Smooth skin arms and back panel
3mm Smooth skin arms and Pecs into Thermal 3mm Chest
Liquid seal inner seam and fleece
Its fair to say that I get enthusiastic about things. I get revved really easily. So having ordered my new Snugg wettie I was pretty excited to get it this Thursday. So much so that I have not stopped telling people about it all week. I would be serving some one at the counter and just randomly drop into the conversation.
'Yeh I've just ordered a custom suit from Malcolm at Snugg, sort of a StandUp Special Specification. Bit SUSpec!!'
Well I thought it was funny, but judging from the yawns and tired expressions on every ones faces - at least from the people who don't surf. It was hard to convey the level of my enthusiasm to the un-enlightened. Those that do surf were like -
'Yeh he makes really good suits'
But it's more than that - it's what makes it possible for me to do what I do, when it's too cold to be doing it, and not make it too hard to get it on, to do it.
Inside showing orange fleece
Let's be sensible about this, for God's sake it's only a bloody wetsuit. But this ones special. It fits, its only 3mm, it's fleecy and it has the shoulders and arms that come straight off a high performance Triathlon suit offering zero movement restriction and it's sort of unique to me. Don't get me wrong, there are surf suits sold that have elasto this and mega that but unless you have worn a full blown, triathlon specific wetsuit then you have no idea how inconspicuous smoothskin neoprene is. My TRI swim is pretty good, but if I ever have to swim for my board in a surf suit I'm beyond crap, which tells me that my paddle movement must also be somewhat restricted. That's in a summer suit. Multiply this by a thicker winter suit and the reason my sessions are cut back in the winter is more down to me being knackered fighting with my suit than actually being cold. Hence the SNUGG SUSpec Special.
During the course of the day Shane suggested a quick after work bash at a little known South Coast spot that in theory should catch the majority of the small South Westerly swell that was running. Ace, Charmaine could drive Shane's Bungalow back home while we high tailed it down the beach to grab one of the few remaining evening sessions left to us and give me an opportunity to wear my new suit.
At some point during the day I had a message to call Matt Argyle, 'Names familiar' I thought, 'Oh yeh - he's the SUPGlobal guy who's just got himself a Nah Skwell to test'. Probably wants a bike.
'Matt, - hi it's Steve'
'Hi Steve, thanks for calling back, how would you like to contribute some of your Blog articles for SUPGlobal'
'Look I'm only going to say this one more time so listen up carefully, HOW WOULD YOU LIKE TO HAVE SOME OF YOUR BLOG ON MY SITE?.
'What? Bugger off, what?? Ergh Yeh ergh What? Why me? Ergh . . . Is it because I'm cheap, no seriously , you are serious, me? What do I know . I just sit at home and never go out and write my blog'
'Well it's like this, we tried pretty much everyone else and to be honest the reason that they are all so good at doing standup is because they spend all their time doing it and not sending us in any copy so we figured because your crap, you would actually have more time on your hands.'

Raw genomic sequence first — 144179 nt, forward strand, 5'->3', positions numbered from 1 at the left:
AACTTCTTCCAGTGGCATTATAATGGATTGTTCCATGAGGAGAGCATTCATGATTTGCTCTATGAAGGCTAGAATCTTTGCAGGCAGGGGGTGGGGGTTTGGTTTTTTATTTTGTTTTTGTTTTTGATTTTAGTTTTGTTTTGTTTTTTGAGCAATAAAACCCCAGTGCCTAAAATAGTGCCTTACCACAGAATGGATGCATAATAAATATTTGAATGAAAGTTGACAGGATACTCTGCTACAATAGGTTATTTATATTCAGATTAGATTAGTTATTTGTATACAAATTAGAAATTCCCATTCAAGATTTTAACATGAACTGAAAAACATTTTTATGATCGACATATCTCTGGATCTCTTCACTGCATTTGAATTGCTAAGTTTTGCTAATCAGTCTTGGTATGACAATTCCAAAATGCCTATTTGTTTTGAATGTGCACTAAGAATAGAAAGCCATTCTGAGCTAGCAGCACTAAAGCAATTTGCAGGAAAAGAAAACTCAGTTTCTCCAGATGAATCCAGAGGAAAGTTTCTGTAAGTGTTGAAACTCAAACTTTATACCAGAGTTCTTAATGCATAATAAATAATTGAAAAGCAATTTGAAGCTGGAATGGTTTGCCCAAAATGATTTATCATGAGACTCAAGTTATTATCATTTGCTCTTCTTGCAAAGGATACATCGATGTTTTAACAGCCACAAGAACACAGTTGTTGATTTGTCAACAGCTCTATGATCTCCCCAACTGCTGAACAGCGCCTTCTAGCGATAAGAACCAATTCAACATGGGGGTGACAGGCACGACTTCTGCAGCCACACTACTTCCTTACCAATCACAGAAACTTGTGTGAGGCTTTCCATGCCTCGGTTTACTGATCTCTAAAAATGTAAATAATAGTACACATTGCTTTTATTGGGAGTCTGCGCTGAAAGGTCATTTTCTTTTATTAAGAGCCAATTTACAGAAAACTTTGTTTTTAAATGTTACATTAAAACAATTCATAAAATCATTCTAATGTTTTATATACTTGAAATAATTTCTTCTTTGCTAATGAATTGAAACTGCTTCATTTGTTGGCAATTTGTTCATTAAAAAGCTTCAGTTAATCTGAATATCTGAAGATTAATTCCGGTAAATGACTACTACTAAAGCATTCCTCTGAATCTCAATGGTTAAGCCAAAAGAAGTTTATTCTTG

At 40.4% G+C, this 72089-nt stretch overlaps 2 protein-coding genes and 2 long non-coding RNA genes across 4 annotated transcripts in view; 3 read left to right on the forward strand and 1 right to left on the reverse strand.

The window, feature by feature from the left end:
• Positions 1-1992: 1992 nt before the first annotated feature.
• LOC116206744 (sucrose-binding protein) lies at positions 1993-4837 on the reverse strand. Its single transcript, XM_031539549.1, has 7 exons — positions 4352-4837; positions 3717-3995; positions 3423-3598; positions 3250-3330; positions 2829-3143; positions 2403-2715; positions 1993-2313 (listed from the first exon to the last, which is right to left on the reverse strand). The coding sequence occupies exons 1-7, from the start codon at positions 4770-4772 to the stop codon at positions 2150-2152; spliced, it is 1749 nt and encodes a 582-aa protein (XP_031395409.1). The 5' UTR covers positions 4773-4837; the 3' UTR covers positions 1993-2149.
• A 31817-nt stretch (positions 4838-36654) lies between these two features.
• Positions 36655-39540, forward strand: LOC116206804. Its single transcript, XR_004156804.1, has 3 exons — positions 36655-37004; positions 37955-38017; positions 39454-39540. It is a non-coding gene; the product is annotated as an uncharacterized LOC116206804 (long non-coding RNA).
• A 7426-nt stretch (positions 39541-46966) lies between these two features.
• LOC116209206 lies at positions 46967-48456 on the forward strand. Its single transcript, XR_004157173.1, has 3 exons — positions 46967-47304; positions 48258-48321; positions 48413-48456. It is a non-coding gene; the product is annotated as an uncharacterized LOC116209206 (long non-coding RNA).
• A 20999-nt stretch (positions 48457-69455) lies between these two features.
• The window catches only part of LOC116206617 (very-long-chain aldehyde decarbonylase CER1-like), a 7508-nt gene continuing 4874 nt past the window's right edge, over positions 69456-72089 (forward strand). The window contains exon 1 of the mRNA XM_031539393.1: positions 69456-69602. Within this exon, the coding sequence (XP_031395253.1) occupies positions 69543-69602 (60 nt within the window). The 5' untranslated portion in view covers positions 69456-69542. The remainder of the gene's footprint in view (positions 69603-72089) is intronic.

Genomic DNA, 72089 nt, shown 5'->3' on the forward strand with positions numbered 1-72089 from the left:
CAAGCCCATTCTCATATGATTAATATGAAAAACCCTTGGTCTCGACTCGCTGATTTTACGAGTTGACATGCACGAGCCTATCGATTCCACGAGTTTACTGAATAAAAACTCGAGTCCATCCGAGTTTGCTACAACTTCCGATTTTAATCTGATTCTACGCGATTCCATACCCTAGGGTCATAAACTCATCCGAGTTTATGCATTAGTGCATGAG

'Excellent, I'll do it . . thanks, I think.'
So off we go at bang on 5.30pm. The tide is half way up and there were a few small lines showing. We quickly got changed up, and that's the first clue, I have almost dropped a plum with the effort required getting into some of my old winter suits. This was so easy. It felt that I needed to be careful but it did not feel fragile and once on, well it was like it had been made for me. Which it had. I could even do it up. All by myself!!! Some of you bigger guys might understand the joy that that brings.
The Suit was warm and to be honest with the super small wave and glassy conditions I was very soon begging to fall off my Nah Skwell to get a cooling flush. But I didn't, and the best thing that I could say about the suit is that apart from the heat I simply just did not notice it at all. I was just very warm.
Shane soon got boared with the wave and I saw my chance.
'Fancy a go on this?'
'Go on then'
'Bloody hell - that's a first'
It was almost exactly two years to the day since I had picked up my JL 11' and went with Shane to Gwithian for my first ever stand up session. That was the last time that Shane had got on a Standup board. Like me that day he struggled and fell, unlike me he said 'Sod that - it's a tanker' and has not been on one since. Tonight he still struggled but fell less and actually paddled into and surfed a couple of waves, the difference being that this board was only 7'8". It's that stable!
So, the suit. Well I got on and swamped Shane's little 5'11" eagerly anticipating that refreshing, cooling flush through the zip and . . . nothing. Still dry , still hot.
I made a few little mental notes to myself -
1. make sure that I always try to take a pee before suiting up.
2. never ever risk that last minute waz before getting out of the water.
3. Never ever eat Asparagus or corned beef the day before surfing.
Walking back across the beach the sand was cold enough to hurt my feet so even though the water temp was still summer suitable at 15'C the evening air had dropped considerably and was getting fairly chilly.
Getting the suit off in the car park was as easy as getting it on, I'm looking forward to this winter.